Hello every one! I was taught that in alternating current, this latter change its direction in the circuit 50 time per second (50 hertz), or 60 in some countries. Does this not mean that there is actually no fixed phase and no fixed neutral, since the live wire is sometimes the current provider and the neutral is the return current and vice versa!!!
'Neutral' is grounded, (earthed), somewhere between the generator and the consumer. The relative voltage on neutral [to Ground/Earth/User!] is thus always nominally zero, irrespective of the polarity. At certain points in the cycle, the hot/live voltage on single phase is also zero, which is the nature of the beast. It's alternated in order to get better transmission efficiencies by the use of static transformers- dc voltage transformations in the past requiring complicated, expensive and unreliable rotating machinery. Today, of course, dc can be transformed efficiently using solid-state switches, as in modern railway-locos and High Voltage DC transmission systems.
[This message has been edited by Alan Belson (edited 11-29-2005).]
Wood work but can't!
Re: the neutral wire issue? #129948 11/29/0507:43 AM11/29/0507:43 AM
The ground/earth on the neutral simply provides a reference point by making sure that the neutral is always at zero potential with respect to the earth.
During one half-cycle of the generator the live is the positive and the neutral negative. As the neutral is grounded, that means that the live will show a voltage which is positive with respect to ground.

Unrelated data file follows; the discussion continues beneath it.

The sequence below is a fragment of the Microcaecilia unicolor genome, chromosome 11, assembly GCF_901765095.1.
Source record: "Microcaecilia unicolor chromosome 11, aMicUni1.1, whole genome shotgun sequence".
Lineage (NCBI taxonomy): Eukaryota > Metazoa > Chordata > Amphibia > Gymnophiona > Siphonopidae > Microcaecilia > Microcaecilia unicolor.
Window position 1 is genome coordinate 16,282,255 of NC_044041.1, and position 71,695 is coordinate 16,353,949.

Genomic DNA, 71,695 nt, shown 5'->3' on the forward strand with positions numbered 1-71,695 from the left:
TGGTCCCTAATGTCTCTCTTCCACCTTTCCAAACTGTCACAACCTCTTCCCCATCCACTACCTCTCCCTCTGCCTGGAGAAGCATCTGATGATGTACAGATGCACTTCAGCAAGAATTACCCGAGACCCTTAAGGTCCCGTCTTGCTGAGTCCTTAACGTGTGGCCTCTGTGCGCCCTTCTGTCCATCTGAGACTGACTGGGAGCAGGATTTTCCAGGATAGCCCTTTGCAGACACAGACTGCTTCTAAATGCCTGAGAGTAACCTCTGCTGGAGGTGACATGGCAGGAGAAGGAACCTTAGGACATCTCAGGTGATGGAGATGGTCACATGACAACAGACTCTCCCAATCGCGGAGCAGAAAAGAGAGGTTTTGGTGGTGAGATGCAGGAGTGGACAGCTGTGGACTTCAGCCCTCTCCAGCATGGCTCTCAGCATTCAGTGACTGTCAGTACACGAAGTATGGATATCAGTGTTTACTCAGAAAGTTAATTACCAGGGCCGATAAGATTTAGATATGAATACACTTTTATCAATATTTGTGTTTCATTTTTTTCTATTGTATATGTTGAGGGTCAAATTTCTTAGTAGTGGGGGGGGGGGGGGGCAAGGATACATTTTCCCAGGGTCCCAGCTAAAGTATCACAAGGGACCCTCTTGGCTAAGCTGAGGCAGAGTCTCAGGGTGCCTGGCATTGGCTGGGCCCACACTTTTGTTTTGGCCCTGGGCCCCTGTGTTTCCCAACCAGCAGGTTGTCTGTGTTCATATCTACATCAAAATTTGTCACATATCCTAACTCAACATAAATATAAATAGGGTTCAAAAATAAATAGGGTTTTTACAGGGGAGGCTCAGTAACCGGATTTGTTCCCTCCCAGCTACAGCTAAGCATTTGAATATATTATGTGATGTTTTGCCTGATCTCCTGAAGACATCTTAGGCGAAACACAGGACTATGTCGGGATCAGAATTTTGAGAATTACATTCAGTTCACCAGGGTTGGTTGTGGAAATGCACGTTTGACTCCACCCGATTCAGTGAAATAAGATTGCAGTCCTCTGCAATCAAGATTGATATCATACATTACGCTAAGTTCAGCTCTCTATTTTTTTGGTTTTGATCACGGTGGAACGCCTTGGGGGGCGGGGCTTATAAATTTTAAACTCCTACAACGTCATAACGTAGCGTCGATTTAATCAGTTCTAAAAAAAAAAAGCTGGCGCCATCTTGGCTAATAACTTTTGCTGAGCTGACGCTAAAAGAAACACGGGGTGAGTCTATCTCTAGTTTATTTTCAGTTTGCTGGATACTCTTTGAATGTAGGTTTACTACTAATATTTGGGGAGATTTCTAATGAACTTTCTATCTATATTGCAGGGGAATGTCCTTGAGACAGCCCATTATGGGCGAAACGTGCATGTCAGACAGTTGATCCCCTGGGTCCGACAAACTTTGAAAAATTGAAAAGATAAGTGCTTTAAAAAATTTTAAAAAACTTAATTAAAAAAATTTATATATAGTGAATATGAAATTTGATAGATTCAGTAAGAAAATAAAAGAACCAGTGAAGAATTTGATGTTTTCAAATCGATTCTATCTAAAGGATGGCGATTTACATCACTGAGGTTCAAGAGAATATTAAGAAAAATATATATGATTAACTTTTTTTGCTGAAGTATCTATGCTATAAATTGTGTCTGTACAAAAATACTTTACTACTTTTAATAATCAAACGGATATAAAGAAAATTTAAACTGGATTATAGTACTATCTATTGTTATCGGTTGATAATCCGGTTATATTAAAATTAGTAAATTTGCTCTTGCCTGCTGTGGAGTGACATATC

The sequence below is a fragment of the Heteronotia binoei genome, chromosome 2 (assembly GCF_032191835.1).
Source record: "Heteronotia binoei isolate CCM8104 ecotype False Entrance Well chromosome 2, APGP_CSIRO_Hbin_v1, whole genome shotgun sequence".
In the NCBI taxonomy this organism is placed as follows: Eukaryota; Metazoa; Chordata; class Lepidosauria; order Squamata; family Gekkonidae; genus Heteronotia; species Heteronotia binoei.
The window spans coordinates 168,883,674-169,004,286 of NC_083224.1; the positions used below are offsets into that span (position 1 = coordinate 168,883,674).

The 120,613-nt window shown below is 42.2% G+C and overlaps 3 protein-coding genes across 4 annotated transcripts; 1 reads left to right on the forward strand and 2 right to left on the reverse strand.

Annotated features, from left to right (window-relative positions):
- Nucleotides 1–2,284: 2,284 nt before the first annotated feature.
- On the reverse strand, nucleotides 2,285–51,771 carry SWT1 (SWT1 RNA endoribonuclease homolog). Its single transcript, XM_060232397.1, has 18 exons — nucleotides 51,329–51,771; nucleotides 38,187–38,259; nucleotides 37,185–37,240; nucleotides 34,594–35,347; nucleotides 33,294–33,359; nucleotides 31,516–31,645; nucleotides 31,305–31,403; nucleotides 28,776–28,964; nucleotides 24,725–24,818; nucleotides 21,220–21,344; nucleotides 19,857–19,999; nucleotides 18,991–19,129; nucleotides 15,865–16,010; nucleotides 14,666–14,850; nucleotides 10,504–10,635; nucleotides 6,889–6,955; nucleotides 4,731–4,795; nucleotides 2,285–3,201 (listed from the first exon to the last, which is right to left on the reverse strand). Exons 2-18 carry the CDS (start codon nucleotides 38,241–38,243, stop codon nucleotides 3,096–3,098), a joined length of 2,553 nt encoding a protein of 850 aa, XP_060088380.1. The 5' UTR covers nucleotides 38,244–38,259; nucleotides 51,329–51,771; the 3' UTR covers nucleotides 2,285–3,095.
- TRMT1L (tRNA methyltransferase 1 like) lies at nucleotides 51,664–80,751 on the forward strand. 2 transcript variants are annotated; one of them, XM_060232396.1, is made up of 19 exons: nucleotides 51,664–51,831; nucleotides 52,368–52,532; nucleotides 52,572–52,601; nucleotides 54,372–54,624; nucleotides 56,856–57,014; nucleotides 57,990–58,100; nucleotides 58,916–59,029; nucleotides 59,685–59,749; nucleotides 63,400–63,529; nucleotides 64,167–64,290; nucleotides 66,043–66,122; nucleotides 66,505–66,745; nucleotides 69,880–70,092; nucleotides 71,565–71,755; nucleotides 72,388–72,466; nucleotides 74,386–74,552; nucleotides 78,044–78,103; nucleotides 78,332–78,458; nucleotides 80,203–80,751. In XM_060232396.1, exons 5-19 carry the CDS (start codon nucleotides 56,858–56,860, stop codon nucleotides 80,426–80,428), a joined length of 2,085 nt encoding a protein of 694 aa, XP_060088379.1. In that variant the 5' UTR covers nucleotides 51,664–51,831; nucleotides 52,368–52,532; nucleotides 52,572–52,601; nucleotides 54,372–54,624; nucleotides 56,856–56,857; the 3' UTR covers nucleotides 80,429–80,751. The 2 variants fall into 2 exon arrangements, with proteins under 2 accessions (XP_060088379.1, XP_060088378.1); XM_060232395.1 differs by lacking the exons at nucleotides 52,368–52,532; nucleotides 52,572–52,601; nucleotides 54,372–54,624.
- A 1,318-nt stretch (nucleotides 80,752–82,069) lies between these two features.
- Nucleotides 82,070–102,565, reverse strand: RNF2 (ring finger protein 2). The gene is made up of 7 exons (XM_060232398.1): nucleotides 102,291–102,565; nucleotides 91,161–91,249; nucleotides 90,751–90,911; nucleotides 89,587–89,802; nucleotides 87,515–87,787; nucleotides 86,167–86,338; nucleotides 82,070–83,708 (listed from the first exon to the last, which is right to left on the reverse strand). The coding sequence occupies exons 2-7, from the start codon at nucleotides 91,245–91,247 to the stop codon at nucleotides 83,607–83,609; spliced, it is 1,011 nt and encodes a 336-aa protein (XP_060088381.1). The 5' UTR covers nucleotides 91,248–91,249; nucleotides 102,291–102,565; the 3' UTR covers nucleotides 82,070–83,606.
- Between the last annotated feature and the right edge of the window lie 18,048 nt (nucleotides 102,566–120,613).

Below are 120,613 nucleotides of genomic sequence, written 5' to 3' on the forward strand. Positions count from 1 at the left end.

During the next half-cycle, the polarity reverses, with the live being negative and the neutral positive. Because the neutral is bonded to ground, however, it still maintains zero potential. Thus the live wire is driven negative with respect to ground during that half cycle.
So yes, the current is actually flowing from live to neutral half the time, and neutral to live the other half, but the neutral is always at earth potential and thus the live goes positive and negative with respect to earth.
[This message has been edited by pauluk (edited 11-29-2005).]
Re: the neutral wire issue? #129949 11/29/0510:50 AM11/29/0510:50 AM
Hi, the neutral is then earthed! does this not mean that since the potential of the earth is the lowest, that during the negative half of the alternating wave (when the neutral is the positif), all the current goes to the earth rather than going to the circuit? regards
Re: the neutral wire issue? #129952 11/29/0504:10 PM11/29/0504:10 PM